The academy’s liberal infrastructure often seeks to justify its existence by enforcing political correctness. When this infrastructure’s subunit at Boise State University recently pounced on political scientist Scott Yenor for his scholarly research, it employed all the honed tools of its trade: humiliation through denunciations, attempts to force repentance upon threat of mock execution, and culminating in the demand for silence and conformity.
What was Yenor’s sin? (Full disclosure: Yenor was my colleague at the Heritage Foundation during the 2015-2016 academic year). He published an academic essay arguing that second-wave feminist Simon de Beauvoir gave birth to the idea that biological sex is not connected to gender. As Beauvoir wrote:
One is not born, but rather becomes, a woman. No biological, psychological, or economic fate determines the figure that the human female presents in society; it is civilization as a whole that produces this creature . . .
Radicalized and refined by transgender advocates, the separation of sex from gender came to mean that gender can and should be freely chosen.
As Yenor points out, this rolling sexual revolution sparked by feminism doesn’t stop here. It is leading to a conflict in American society: in demanding that children be free to choose their gender, transgenderism activists, such as Ontario’s Minister of Children and Youth Services Michael Coteau, would label parents that prevent their children choosing their gender as child abusers.
In response to Yenor’s scholarly inquiries, the liberal infrastructure at Boise State University released an organized cacophony of anger and sophistry with a view to overwhelming the senses and mind. The university’s director for diversity and inclusion charged in an official statement that people like Yenor have a “pathetic fear of change,” and suggested that Yenor’s desire for heterosexual male supremacy “is the root of genocide.” Some members of the faculty senate agreed that Yenor’s scholarship is fascistic “hate speech,” the publication of which, in and of itself, violated the rights of women and transgender people.
Incited by these official university organs, students have gathered more than 2,100 signatures on a petition demanding the university fire Yenor. His scholarship, the petitioners assert, threatens “the existence of queer and non-binary folks.” A student journalist, defending Yenor’s academic freedom, withdrew his published support on the threat of moral condemnation from other students and ruined career prospects. Many others on campus, witnessing these attacks, have retreated into silence.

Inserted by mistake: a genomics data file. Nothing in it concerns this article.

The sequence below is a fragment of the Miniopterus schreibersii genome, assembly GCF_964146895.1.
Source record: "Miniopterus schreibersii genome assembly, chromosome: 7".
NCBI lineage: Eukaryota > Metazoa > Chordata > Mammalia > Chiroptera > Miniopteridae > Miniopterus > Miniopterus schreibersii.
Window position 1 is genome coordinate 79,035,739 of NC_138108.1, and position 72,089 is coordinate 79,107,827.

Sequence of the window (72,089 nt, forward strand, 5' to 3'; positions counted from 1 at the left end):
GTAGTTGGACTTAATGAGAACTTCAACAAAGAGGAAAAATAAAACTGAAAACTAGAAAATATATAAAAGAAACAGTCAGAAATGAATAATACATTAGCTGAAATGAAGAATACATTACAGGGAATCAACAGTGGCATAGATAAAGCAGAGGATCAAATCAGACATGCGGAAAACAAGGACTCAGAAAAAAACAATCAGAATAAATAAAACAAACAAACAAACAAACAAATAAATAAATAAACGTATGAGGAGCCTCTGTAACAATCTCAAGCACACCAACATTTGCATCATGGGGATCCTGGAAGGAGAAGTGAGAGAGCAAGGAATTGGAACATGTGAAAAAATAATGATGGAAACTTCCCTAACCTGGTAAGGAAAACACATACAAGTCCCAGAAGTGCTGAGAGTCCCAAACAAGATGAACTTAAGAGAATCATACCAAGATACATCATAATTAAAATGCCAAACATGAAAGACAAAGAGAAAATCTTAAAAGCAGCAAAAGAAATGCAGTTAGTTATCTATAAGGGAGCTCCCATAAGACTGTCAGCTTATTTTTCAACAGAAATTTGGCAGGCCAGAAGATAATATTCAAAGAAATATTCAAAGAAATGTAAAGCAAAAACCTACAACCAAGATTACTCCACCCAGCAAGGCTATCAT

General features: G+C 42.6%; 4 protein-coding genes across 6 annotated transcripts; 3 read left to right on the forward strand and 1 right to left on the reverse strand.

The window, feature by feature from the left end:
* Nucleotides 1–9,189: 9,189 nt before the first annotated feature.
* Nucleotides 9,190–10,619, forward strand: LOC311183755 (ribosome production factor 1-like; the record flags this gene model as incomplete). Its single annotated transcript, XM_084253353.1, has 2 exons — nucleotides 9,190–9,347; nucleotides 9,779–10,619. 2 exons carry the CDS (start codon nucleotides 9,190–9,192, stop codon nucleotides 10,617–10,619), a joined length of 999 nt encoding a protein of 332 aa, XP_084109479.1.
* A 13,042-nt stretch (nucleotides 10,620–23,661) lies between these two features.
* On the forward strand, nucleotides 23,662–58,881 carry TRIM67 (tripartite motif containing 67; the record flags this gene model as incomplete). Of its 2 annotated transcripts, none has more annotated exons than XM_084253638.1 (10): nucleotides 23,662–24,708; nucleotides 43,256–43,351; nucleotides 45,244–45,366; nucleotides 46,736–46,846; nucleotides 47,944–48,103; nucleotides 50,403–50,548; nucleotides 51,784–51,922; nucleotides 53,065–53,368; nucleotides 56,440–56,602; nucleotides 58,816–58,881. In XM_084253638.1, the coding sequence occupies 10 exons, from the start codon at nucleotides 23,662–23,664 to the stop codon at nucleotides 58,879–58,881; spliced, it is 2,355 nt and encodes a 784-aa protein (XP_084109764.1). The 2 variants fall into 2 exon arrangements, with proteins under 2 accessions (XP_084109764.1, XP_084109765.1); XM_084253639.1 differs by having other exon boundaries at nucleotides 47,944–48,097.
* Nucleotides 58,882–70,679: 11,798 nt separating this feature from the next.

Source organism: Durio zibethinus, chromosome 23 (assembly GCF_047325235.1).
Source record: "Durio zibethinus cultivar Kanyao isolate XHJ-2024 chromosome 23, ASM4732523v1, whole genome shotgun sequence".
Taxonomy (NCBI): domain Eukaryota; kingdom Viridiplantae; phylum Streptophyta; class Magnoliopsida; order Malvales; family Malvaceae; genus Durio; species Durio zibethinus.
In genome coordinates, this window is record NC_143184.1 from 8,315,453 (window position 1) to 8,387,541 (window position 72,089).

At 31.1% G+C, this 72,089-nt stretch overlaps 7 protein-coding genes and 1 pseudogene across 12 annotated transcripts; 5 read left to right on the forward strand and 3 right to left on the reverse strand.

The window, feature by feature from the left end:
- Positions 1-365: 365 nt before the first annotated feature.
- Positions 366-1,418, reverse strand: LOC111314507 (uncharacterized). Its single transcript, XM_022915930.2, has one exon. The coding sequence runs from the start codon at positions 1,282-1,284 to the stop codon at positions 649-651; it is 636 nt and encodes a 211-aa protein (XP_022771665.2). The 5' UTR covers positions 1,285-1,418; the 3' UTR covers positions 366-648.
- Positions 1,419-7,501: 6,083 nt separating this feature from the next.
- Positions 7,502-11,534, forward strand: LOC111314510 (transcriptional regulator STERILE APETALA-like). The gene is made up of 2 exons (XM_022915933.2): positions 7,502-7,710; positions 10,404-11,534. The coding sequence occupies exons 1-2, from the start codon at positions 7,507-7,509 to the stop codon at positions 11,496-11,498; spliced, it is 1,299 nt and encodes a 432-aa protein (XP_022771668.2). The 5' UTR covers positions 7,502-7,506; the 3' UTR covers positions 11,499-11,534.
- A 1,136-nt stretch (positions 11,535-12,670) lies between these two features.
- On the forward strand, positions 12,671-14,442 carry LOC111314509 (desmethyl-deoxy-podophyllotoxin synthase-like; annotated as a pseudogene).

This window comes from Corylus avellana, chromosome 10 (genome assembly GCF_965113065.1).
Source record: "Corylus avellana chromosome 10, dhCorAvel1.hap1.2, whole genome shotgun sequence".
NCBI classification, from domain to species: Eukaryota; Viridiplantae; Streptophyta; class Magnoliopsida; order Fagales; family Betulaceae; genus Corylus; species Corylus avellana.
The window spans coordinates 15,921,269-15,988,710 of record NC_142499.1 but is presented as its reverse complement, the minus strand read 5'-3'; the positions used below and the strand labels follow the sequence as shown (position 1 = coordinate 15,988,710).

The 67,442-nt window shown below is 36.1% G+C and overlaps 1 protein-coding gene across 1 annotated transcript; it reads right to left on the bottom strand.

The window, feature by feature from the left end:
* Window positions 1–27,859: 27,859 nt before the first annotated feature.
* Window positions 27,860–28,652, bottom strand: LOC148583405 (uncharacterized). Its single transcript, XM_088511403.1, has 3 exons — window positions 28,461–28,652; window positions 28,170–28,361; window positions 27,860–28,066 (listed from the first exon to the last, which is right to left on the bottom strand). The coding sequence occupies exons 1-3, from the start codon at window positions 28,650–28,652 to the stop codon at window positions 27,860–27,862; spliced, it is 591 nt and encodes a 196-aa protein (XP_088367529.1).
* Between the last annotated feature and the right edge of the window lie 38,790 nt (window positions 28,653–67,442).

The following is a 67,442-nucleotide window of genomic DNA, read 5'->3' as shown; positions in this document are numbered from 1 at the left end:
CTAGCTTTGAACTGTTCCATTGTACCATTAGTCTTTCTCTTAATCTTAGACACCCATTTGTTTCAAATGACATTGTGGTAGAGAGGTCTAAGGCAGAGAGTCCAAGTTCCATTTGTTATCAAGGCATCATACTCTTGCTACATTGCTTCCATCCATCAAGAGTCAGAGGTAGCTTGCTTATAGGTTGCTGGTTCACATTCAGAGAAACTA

Yenor’s essay is an intellectual history. His accusers have offered not a single counter-argument, or raised any questions about the integrity or accuracy of his scholarship. Instead, the politically correct infrastructure at Boise State demands that scholarly inquiries and conclusions of which they disapprove be removed from the sphere of legitimate scholarly analysis—an odd stance if the purpose of the university remains the discovery of the truth.
In Yenor’s case, satisfying these authorities means no further study of the traditional family, religious liberty, or the true nature of human sexuality is permissible. Rather than a concern for the truth, these authorities wish merely to be beyond intellectual scrutiny—calling their self-anointment “toleration.”
The university is a microcosm of what may become of America. This form of moral and intellectual tyranny is peculiar to modern democracies, as French philosopher Alexis de Tocqueville observed long ago. While yesteryear’s tyrants employed force in their demand for outward conformity, modern democracy has “perfected even despotism itself” in its capacity to compel conformity of the mind and heart.
Majority tyranny strikes less apparently but more insidiously, Tocqueville wrote:
In America the majority draws a formidable circle around thought. Inside those limits, the writer is free; but unhappiness awaits him if he dares to leave them. It is not that he has to fear an auto-da-fé, but he is the butt of mortifications of all kinds and of persecutions every day . . . for those who blame him express themselves openly, and those who think like him, without having his courage, keep silent and move away. He yields, he finally bends under the effort of each day and returns to silence as if he felt remorse for having spoken the truth.
The rolling revolution of conformity occurs with great ease and quickness in democracies. It imposes itself on brittle, democratic individuals according to a predictable psychology. Attempts to withstand the majority’s ire begin with self-doubt, leading to shame and self-silencing, and often culminates in the cessation of thoughts with which the majority disapproves. No indication would suggest that justice, good sense, or intellectual clarity can be relied upon to limit the majority’s future demands.
Will a future majority respect the freedom of thought more than it loves its brand of tolerance? Such a choice may never so dramatically come to public light as defenders of intellectual liberty (or of the family, or of religious liberty) may slowly disappear from the horizon through the majority’s power of demanding and enforcing conformity.
Our nation’s health and vitality may rest on the future rule or defeat of political correctness. Should its spirit supersede the spirit of free inquiry, universities will fully lose their meaning—even the natural sciences may succumb to it. Should the spirit of frank and open deliberation on policy issues and the common good be subsumed as well, self-government will be replaced by mass conformity ruled by acrimonious vengeance.
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